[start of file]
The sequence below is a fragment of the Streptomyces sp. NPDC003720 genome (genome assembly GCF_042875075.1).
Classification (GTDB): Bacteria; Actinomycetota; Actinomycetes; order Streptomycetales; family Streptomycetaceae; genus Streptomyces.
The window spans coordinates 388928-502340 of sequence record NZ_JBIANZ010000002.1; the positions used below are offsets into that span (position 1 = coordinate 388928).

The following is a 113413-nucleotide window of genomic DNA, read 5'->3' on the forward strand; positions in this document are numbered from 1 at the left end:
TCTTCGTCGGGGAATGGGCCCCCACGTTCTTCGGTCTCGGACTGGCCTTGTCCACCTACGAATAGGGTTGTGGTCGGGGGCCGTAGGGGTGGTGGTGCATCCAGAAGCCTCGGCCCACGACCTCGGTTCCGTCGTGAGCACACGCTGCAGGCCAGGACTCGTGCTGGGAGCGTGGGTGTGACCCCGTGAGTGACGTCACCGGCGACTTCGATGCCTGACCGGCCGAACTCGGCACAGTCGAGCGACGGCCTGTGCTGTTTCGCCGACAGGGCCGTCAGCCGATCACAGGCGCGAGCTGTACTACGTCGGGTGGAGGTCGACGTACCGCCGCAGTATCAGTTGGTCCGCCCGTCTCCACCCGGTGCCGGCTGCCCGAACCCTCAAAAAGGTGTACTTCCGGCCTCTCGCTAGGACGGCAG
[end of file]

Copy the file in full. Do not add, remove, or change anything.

The sequence below is a fragment of the Streptomyces sp. NPDC003720 genome (genome assembly GCF_042875075.1).
Classification (GTDB): Bacteria; Actinomycetota; Actinomycetes; order Streptomycetales; family Streptomycetaceae; genus Streptomyces.
The window spans coordinates 388928-502340 of sequence record NZ_JBIANZ010000002.1; the positions used below are offsets into that span (position 1 = coordinate 388928).

The following is a 113413-nucleotide window of genomic DNA, read 5'->3' on the forward strand; positions in this document are numbered from 1 at the left end:
TCTTCGTCGGGGAATGGGCCCCCACGTTCTTCGGTCTCGGACTGGCCTTGTCCACCTACGAATAGGGTTGTGGTCGGGGGCCGTAGGGGTGGTGGTGCATCCAGAAGCCTCGGCCCACGACCTCGGTTCCGTCGTGAGCACACGCTGCAGGCCAGGACTCGTGCTGGGAGCGTGGGTGTGACCCCGTGAGTGACGTCACCGGCGACTTCGATGCCTGACCGGCCGAACTCGGCACAGTCGAGCGACGGCCTGTGCTGTTTCGCCGACAGGGCCGTCAGCCGATCACAGGCGCGAGCTGTACTACGTCGGGTGGAGGTCGACGTACCGCCGCAGTATCAGTTGGTCCGCCCGTCTCCACCCGGTGCCGGCTGCCCGAACCCTCAAAAAGGTGTACTTCCGGCCTCTCGCTAGGACGGCAG